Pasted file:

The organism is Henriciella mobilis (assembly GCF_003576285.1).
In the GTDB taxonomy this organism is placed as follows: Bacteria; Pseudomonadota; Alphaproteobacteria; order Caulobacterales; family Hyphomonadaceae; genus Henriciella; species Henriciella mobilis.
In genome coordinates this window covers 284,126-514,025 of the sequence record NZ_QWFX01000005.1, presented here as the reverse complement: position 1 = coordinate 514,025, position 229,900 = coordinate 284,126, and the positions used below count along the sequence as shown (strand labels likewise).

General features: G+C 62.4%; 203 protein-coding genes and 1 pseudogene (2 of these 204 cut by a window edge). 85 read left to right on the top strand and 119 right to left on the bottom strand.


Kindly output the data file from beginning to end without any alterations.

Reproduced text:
The organism is Henriciella mobilis (assembly GCF_003576285.1).
In the GTDB taxonomy this organism is placed as follows: Bacteria; Pseudomonadota; Alphaproteobacteria; order Caulobacterales; family Hyphomonadaceae; genus Henriciella; species Henriciella mobilis.
In genome coordinates this window covers 284,126-514,025 of the sequence record NZ_QWFX01000005.1, presented here as the reverse complement: position 1 = coordinate 514,025, position 229,900 = coordinate 284,126, and the positions used below count along the sequence as shown (strand labels likewise).

General features: G+C 62.4%; 203 protein-coding genes and 1 pseudogene (2 of these 204 cut by a window edge). 85 read left to right on the top strand and 119 right to left on the bottom strand.